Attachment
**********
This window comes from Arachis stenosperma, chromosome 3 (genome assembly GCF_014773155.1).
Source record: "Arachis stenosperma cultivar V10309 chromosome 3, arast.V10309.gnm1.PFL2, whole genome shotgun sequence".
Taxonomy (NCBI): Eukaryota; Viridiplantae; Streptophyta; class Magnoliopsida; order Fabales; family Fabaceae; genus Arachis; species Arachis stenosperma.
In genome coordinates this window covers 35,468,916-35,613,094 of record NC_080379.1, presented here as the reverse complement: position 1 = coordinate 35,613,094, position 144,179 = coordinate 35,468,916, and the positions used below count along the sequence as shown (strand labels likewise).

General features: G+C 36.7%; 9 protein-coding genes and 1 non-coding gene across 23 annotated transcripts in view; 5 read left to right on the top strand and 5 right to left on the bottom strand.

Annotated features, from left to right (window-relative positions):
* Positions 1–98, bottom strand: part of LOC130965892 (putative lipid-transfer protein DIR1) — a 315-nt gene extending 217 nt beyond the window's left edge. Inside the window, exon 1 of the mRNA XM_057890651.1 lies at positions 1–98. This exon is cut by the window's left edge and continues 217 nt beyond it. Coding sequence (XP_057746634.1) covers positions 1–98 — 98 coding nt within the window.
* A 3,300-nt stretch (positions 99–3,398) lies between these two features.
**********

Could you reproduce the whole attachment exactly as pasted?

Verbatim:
This window comes from Arachis stenosperma, chromosome 3 (genome assembly GCF_014773155.1).
Source record: "Arachis stenosperma cultivar V10309 chromosome 3, arast.V10309.gnm1.PFL2, whole genome shotgun sequence".
Taxonomy (NCBI): Eukaryota; Viridiplantae; Streptophyta; class Magnoliopsida; order Fabales; family Fabaceae; genus Arachis; species Arachis stenosperma.
In genome coordinates this window covers 35,468,916-35,613,094 of record NC_080379.1, presented here as the reverse complement: position 1 = coordinate 35,613,094, position 144,179 = coordinate 35,468,916, and the positions used below count along the sequence as shown (strand labels likewise).

General features: G+C 36.7%; 9 protein-coding genes and 1 non-coding gene across 23 annotated transcripts in view; 5 read left to right on the top strand and 5 right to left on the bottom strand.

Annotated features, from left to right (window-relative positions):
* Positions 1–98, bottom strand: part of LOC130965892 (putative lipid-transfer protein DIR1) — a 315-nt gene extending 217 nt beyond the window's left edge. Inside the window, exon 1 of the mRNA XM_057890651.1 lies at positions 1–98. This exon is cut by the window's left edge and continues 217 nt beyond it. Coding sequence (XP_057746634.1) covers positions 1–98 — 98 coding nt within the window.
* A 3,300-nt stretch (positions 99–3,398) lies between these two features.